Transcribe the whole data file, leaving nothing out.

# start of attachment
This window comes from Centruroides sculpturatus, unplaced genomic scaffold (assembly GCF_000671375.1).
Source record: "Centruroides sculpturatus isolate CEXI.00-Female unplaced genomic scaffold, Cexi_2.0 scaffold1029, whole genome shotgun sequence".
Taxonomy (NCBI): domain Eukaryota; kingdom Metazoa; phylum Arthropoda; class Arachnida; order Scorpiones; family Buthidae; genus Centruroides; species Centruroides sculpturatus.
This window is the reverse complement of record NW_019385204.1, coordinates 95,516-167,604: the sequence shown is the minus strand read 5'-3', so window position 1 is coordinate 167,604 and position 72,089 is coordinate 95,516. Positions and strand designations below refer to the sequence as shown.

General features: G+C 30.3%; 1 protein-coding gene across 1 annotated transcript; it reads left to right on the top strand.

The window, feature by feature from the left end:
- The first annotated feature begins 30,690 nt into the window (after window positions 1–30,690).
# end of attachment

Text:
This window comes from Centruroides sculpturatus, unplaced genomic scaffold (assembly GCF_000671375.1).
Source record: "Centruroides sculpturatus isolate CEXI.00-Female unplaced genomic scaffold, Cexi_2.0 scaffold1029, whole genome shotgun sequence".
Taxonomy (NCBI): domain Eukaryota; kingdom Metazoa; phylum Arthropoda; class Arachnida; order Scorpiones; family Buthidae; genus Centruroides; species Centruroides sculpturatus.
This window is the reverse complement of record NW_019385204.1, coordinates 95,516-167,604: the sequence shown is the minus strand read 5'-3', so window position 1 is coordinate 167,604 and position 72,089 is coordinate 95,516. Positions and strand designations below refer to the sequence as shown.

General features: G+C 30.3%; 1 protein-coding gene across 1 annotated transcript; it reads left to right on the top strand.

The window, feature by feature from the left end:
- The first annotated feature begins 30,690 nt into the window (after window positions 1–30,690).